Pension fees cap delayed for 'at least' a year

An elderly lady holding a cup Image copyright Getty Images
Image caption Some older schemes charge up to 2.3% a year in fees

The government is delaying the introduction of a cap on pension charges for "at least" a year.

The pensions minister Steve Webb said on Thursday that it would be "only right and fair to give employers a minimum of 12 months' notice of the changes".

The cap, of as little as 0.75% a year on pension savings, was to have been applied from April this year.

Mr Webb said he remained committed to "tackling" high charges.

Previously, he had promised a "full frontal assault" on excessive charges. Charges can take tens of thousands of pounds off the value of pension savings built up over a lifetime.

The pensions minister said: "Nothing in the response to our consultation has changed our view that action is needed to ensure people are not ripped off by excessive pension charges.

'Sensible decision'

Some of the biggest names in the pensions industry welcomed the announcement.

Yvonne Braun, the Association of British Insurers' (ABI) head of savings retirement and social care, said that it represented a "sensible decision" by the government.

Automatic enrolment means that millions more people are saving into a pension. This, she said, meant that introducing the proposed changes immediately would "cause disruption at an operationally sensitive time with thousands of new employers setting up schemes and provider capacity already strained".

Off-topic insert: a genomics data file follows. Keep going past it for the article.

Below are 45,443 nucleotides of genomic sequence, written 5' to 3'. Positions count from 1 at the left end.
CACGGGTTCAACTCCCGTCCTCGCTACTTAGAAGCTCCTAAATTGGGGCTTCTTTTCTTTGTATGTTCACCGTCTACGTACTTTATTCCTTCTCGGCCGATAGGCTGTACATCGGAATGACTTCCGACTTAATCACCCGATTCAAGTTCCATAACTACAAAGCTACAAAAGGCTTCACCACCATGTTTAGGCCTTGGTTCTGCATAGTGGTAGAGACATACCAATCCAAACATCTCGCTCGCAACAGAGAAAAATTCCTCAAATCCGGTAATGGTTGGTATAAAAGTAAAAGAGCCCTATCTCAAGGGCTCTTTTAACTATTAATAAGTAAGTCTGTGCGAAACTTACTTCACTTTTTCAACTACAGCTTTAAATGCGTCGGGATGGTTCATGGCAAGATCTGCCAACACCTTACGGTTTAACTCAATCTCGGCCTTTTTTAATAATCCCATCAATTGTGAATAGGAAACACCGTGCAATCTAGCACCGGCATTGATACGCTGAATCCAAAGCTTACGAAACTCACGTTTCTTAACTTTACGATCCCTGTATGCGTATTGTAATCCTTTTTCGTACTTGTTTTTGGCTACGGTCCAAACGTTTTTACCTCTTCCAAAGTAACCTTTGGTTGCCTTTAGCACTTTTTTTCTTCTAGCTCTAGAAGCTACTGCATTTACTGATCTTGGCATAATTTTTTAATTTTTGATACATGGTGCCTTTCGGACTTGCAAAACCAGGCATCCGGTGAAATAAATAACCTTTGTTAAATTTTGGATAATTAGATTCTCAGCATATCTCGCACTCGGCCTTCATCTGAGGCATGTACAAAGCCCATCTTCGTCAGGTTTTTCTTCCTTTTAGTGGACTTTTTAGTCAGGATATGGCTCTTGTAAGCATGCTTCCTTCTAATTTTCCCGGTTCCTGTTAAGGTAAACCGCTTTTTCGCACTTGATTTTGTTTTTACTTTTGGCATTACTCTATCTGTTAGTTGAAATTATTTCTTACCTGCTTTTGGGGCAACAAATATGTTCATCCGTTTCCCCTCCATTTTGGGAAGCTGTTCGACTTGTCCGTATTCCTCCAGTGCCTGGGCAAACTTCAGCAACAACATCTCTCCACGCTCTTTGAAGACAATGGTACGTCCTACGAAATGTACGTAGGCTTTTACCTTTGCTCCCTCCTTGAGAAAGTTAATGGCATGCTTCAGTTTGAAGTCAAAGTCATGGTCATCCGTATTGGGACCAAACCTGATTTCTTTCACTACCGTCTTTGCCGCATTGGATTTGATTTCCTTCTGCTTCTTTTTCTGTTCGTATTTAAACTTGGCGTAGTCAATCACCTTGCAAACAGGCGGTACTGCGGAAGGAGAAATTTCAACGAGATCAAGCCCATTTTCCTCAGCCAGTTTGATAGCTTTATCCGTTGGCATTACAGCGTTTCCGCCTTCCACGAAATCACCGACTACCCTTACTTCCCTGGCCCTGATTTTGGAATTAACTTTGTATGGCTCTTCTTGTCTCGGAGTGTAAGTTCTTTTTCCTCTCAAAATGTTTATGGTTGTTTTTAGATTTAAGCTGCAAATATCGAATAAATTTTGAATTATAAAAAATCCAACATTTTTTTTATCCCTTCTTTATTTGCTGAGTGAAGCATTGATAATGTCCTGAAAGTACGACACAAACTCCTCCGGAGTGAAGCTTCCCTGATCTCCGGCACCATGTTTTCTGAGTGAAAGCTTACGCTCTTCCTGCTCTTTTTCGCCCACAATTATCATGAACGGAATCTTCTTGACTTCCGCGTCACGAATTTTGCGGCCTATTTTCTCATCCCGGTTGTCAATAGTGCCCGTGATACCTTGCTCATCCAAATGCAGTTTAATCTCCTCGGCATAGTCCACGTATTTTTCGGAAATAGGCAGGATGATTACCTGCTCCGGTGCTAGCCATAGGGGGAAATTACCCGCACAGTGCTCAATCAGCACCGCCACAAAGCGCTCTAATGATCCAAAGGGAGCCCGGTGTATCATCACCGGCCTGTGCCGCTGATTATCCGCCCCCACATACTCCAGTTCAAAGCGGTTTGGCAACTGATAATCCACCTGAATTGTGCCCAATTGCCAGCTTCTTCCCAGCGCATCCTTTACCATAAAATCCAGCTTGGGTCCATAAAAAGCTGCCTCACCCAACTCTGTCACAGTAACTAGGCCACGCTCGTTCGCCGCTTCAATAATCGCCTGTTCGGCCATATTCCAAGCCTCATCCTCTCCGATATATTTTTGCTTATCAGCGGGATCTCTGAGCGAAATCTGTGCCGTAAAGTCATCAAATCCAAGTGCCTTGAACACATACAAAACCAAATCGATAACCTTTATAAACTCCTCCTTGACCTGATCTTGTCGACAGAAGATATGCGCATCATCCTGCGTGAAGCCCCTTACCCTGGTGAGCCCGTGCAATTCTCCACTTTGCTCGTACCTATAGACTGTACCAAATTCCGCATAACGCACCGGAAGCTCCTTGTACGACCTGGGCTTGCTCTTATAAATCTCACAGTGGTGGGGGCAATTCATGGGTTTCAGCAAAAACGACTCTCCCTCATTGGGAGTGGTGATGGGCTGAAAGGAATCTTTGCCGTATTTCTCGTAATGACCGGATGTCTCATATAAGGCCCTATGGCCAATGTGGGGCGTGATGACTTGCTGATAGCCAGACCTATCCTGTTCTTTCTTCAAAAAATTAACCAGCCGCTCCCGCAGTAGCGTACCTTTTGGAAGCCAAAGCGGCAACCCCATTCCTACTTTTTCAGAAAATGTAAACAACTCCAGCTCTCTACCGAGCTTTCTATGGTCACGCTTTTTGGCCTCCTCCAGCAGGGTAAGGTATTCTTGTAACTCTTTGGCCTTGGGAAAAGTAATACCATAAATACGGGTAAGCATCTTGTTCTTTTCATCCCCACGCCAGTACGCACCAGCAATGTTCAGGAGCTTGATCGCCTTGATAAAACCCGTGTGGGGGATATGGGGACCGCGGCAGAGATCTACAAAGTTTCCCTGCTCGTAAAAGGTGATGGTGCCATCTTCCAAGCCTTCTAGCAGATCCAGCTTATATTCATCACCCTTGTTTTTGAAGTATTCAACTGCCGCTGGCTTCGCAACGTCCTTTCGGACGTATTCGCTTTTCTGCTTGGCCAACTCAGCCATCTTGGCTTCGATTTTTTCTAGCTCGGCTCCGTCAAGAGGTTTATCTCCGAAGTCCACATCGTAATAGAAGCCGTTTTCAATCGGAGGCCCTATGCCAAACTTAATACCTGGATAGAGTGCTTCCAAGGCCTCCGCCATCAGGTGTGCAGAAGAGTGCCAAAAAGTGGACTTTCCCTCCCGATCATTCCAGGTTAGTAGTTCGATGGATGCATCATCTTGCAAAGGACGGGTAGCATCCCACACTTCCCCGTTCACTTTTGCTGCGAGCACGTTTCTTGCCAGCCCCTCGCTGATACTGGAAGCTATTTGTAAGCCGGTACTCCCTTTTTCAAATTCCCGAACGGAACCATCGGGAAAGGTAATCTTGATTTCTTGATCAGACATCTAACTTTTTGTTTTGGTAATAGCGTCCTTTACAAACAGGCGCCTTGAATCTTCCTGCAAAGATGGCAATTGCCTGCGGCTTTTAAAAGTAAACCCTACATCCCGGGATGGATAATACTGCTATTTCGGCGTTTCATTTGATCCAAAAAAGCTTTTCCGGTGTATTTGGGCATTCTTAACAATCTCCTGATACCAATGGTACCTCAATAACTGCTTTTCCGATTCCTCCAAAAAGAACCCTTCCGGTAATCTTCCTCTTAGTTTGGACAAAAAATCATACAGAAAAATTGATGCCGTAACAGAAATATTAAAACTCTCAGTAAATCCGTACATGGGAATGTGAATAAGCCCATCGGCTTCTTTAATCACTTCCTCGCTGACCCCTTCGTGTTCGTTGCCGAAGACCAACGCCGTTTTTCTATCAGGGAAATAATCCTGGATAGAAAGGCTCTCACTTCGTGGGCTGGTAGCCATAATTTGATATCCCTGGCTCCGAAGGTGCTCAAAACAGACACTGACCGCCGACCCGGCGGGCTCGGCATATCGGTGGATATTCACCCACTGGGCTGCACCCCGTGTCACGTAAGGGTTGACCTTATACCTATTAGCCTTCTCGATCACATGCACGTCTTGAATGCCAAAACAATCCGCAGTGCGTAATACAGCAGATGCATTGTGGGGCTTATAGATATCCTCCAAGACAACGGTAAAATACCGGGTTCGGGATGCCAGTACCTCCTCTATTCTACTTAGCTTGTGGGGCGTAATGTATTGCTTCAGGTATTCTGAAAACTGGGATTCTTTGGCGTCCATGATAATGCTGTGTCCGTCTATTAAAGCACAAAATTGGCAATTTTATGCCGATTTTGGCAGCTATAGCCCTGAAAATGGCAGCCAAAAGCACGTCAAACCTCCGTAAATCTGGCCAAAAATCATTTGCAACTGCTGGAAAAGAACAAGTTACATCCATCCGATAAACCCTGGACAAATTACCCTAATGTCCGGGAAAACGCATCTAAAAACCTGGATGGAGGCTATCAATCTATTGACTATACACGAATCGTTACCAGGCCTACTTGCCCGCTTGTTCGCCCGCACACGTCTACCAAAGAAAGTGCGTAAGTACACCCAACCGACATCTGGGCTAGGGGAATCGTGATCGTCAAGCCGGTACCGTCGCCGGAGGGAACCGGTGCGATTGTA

Around 95% of defined contribution pension providers are ABI members.

Aviva's head of policy, John Lawson, said that the government's priority should be getting the rules right. "If that means government and the industry need to take more time to consider the best solutions, then we should take it. The consequences of getting this wrong are serious," he said.

He added: "Employers are under pressure with the rollout of automatic enrolment - giving them some certainty that any charge caps will apply from 2015 gives them time to prepare."


The announcement confirms widespread reports at the end of last week which said that the introduction of the cap on fees was likely to be delayed.

The proposals would have seen management fees charged by pension providers capped between 0.75% and 1% for those automatically enrolled into a pension.

Some older schemes set up more than a decade ago have been found to charge up to 2.3% a year in management fees.